Monday, December 13, 2010


Nowadays, when terrible tragedies happen involving children, counselors are dispatched to schools to help classmates cope. That was not done when we were children.

My father worked at Pennington Bakery and the father of one of my classmates also worked there. When we were third graders, her father died in an accident at the bakery where he fell into the dough machine.

Of course my father told us about the accident but we knew that it wouldn't be discussed at school; it was never mentioned by our teacher. The classmate was not at school for several days. She was my friend throughout school, but we never were "close" friends and of course I never asked her about the accident.

When we were sophomores, my classmate, who had lost her father in that accident, suffered another tragedy when her mother tried to kill her and her brother. Her mother was taken to "Orient"--the State mental hospital--and she and her brother were taken in as foster children by a good family. This was not discussed at school either. After graduation, her boyfriend was killed in an automobile accident.

How much tragedy can a person endure? I had great admiration for her and how she handled all the obstacles in her life that the tragedies had caused. She seemed to have great character and strength. She went to college, married and divorced, became an art teacher and is now retired.

When her mother died, I went to the funeral home in Mount Sterling to pay my respects. She was stunned to see me and asked how I had learned of her mother's death. The obituary was not printed in our local paper. I told her that I read the obituary in the Columbus Dispatch. Of course I didn't ask the questions which were on my mind such as "Why wasn't the obituary in the local paper; why was the funeral in Mt. Sterling; didn't they want visitors, etc." The obituary had given the hours for visitation so I felt they must want visitors. She, her brother and her foster family were the only ones present.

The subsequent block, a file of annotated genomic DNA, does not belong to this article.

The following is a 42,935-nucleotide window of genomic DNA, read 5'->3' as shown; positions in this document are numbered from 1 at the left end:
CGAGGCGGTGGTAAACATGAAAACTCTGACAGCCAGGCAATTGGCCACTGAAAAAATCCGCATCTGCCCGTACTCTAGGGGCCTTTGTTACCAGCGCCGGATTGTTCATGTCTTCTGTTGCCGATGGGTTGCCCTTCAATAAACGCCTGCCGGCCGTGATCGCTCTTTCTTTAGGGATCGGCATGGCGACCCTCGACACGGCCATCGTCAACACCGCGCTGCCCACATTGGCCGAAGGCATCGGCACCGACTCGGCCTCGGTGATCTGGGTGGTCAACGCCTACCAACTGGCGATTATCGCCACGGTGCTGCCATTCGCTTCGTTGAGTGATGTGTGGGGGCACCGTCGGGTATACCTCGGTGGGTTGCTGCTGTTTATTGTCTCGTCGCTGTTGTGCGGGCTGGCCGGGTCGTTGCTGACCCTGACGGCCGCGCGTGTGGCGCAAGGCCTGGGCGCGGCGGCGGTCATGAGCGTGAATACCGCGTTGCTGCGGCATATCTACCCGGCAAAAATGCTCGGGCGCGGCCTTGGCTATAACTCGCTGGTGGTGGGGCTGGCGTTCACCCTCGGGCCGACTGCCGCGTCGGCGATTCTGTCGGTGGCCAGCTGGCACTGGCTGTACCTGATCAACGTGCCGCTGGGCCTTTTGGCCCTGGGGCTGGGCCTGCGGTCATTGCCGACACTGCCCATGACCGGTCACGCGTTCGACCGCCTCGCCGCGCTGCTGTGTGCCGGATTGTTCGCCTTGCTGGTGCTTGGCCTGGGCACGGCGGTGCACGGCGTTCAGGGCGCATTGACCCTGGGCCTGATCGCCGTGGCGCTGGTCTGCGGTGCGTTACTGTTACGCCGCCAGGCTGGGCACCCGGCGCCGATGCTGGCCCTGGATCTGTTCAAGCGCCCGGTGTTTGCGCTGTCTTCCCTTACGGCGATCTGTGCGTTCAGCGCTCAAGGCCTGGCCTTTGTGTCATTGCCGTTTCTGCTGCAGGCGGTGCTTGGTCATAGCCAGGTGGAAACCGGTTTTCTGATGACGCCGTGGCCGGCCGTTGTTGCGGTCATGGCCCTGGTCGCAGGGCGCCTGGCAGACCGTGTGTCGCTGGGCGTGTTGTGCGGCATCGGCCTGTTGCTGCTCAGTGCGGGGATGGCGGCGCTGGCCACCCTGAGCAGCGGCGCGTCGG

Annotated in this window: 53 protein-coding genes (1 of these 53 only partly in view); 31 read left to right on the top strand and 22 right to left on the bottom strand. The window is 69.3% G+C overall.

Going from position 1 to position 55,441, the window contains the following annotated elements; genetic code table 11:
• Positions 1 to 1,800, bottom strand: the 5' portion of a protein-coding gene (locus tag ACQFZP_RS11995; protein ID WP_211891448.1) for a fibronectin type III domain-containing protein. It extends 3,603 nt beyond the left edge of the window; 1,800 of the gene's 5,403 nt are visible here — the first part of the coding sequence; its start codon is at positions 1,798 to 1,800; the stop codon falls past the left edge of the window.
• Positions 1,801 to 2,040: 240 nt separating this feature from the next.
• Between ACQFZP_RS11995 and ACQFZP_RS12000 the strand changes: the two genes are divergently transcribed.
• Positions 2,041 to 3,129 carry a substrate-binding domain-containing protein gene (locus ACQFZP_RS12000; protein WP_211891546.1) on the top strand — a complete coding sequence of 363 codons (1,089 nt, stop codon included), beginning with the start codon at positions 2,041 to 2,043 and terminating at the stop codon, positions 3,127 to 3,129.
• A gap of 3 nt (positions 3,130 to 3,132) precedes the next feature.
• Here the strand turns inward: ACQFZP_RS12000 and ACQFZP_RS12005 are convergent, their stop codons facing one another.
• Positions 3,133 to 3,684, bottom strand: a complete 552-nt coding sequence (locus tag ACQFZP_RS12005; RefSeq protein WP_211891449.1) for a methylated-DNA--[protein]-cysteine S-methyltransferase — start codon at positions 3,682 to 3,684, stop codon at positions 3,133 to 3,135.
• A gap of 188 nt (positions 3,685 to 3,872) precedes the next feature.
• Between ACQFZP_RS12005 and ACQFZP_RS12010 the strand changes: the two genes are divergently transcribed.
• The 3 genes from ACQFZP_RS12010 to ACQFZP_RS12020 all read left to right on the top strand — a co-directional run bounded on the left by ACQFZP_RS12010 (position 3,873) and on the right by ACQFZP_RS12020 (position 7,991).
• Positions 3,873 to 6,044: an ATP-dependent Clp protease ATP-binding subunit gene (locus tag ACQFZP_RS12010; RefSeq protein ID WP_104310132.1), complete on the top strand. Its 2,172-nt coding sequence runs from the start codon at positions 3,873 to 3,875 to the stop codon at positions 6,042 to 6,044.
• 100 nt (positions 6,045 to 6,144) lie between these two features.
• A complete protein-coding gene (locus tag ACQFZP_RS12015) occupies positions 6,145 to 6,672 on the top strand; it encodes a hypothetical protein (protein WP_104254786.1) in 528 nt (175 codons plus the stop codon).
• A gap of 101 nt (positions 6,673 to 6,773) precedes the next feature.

As we sat reminiscing, I mentioned that her brother looked like their father. She called her brother over and told him that I remembered their dad and he said he could barely remember his dad. She asked, with great surprise, "You remember my Daddy?" I said, "Of course, your dad and my dad worked together and I remember seeing him at the Company Christmas parties." She said, "Then you know what happened to my dad?" I had her hand in mine and I said, "Of course I know what happened to your dad." She said, "You have an amazing memory because I don't remember your dad at all." I said, "That's because you wouldn't have any reason to remember my dad because nothing happened to him." I said, "It was imprinted because of the great fear associated with it!" She said she didn't understand. I told her that all of her classmates had the fear that something terrible could also could happen to their fathers and because we couldn't talk about it, it was also a trauma to us. I told her that I'd seen the fathers of other classmates but I didn't remember them because nothing happened to them! I said, "But amazingly, I remember all of the mothers of my classmates--how they looked, how they dressed, if they worked outside the home--but I wonder why!" She said, "Then you remember about my mother." I just nodded. I instinctively knew that I should not pursue the subject.

Then I felt that I should not have been at the funeral home; that I was the conduit for memories best left unshared. When I went home I told my mother about the visit and she told me, "You know, some people do not want to be reminded about things; they don't want things thrown in their faces no matter how long ago it happened." I said, "I didn't throw anything in her face." Mother said, "You might not think so, but that's probably not how she felt and that was probably why they had the service in Mt. Sterling to keep nosy people away." I said, "I wasn't being nosy, I just wanted to pay my respects to someone I have admired all of our lives." Mother said, "Just think, if it were you, how you would feel to have all that dredged up." I said, "But all that happened in the 1950's; how many people would remember that?" My mother said, "All the people--like you--who would go to the funeral home!" That was quite an object lesson; I am now very circumspect about paying "visits" to funeral homes.

My youngest brother, who was born the same year of the accident at the bakery, had no knowledge of that event, but was listening to the exchange between Mother and me, said, "No, you shouldn't have gone--it sounds like a Joyce Carol Oates novel."

For a fascinating look at the books of Joyce Carol Oates, and a short biography, click here.

1 comment:

Mona Lisa said...

I recommend "We Were The Mulvaneys"!